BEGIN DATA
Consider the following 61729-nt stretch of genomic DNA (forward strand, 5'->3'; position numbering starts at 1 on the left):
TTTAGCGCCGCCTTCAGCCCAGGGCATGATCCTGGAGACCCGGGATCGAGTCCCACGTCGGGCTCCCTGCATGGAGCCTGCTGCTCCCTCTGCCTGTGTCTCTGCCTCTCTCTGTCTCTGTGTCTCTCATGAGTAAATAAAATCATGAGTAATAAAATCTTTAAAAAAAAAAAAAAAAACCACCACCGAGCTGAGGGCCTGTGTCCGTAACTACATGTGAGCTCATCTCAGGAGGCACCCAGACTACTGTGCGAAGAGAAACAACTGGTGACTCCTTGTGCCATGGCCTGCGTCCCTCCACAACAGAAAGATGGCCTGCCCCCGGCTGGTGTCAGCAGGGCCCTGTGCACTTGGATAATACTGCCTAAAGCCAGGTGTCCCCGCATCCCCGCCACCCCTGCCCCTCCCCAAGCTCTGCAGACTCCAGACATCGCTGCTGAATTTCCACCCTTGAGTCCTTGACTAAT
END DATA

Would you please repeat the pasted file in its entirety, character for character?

Consider the following 61729-nt stretch of genomic DNA (forward strand, 5'->3'; position numbering starts at 1 on the left):
TTTAGCGCCGCCTTCAGCCCAGGGCATGATCCTGGAGACCCGGGATCGAGTCCCACGTCGGGCTCCCTGCATGGAGCCTGCTGCTCCCTCTGCCTGTGTCTCTGCCTCTCTCTGTCTCTGTGTCTCTCATGAGTAAATAAAATCATGAGTAATAAAATCTTTAAAAAAAAAAAAAAAAACCACCACCGAGCTGAGGGCCTGTGTCCGTAACTACATGTGAGCTCATCTCAGGAGGCACCCAGACTACTGTGCGAAGAGAAACAACTGGTGACTCCTTGTGCCATGGCCTGCGTCCCTCCACAACAGAAAGATGGCCTGCCCCCGGCTGGTGTCAGCAGGGCCCTGTGCACTTGGATAATACTGCCTAAAGCCAGGTGTCCCCGCATCCCCGCCACCCCTGCCCCTCCCCAAGCTCTGCAGACTCCAGACATCGCTGCTGAATTTCCACCCTTGAGTCCTTGACTAAT